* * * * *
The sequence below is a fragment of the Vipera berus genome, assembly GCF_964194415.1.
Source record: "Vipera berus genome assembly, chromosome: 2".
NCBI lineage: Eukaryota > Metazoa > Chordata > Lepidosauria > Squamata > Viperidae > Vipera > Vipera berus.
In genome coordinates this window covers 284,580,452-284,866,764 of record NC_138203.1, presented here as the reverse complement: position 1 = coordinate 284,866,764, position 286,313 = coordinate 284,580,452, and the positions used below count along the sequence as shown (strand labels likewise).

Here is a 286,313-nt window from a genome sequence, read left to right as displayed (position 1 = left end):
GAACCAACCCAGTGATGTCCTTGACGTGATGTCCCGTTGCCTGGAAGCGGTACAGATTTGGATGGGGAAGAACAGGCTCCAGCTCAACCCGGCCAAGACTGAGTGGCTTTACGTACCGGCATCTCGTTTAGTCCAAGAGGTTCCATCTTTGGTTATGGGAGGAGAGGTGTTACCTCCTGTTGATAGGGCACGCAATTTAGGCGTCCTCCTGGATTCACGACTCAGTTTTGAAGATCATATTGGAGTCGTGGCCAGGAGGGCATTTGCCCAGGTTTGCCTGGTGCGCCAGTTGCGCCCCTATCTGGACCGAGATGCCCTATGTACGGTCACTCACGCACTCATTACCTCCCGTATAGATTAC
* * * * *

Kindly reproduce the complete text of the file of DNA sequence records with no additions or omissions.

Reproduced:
The sequence below is a fragment of the Vipera berus genome, assembly GCF_964194415.1.
Source record: "Vipera berus genome assembly, chromosome: 2".
NCBI lineage: Eukaryota > Metazoa > Chordata > Lepidosauria > Squamata > Viperidae > Vipera > Vipera berus.
In genome coordinates this window covers 284,580,452-284,866,764 of record NC_138203.1, presented here as the reverse complement: position 1 = coordinate 284,866,764, position 286,313 = coordinate 284,580,452, and the positions used below count along the sequence as shown (strand labels likewise).

Here is a 286,313-nt window from a genome sequence, read left to right as displayed (position 1 = left end):
GAACCAACCCAGTGATGTCCTTGACGTGATGTCCCGTTGCCTGGAAGCGGTACAGATTTGGATGGGGAAGAACAGGCTCCAGCTCAACCCGGCCAAGACTGAGTGGCTTTACGTACCGGCATCTCGTTTAGTCCAAGAGGTTCCATCTTTGGTTATGGGAGGAGAGGTGTTACCTCCTGTTGATAGGGCACGCAATTTAGGCGTCCTCCTGGATTCACGACTCAGTTTTGAAGATCATATTGGAGTCGTGGCCAGGAGGGCATTTGCCCAGGTTTGCCTGGTGCGCCAGTTGCGCCCCTATCTGGACCGAGATGCCCTATGTACGGTCACTCACGCACTCATTACCTCCCGTATAGATTAC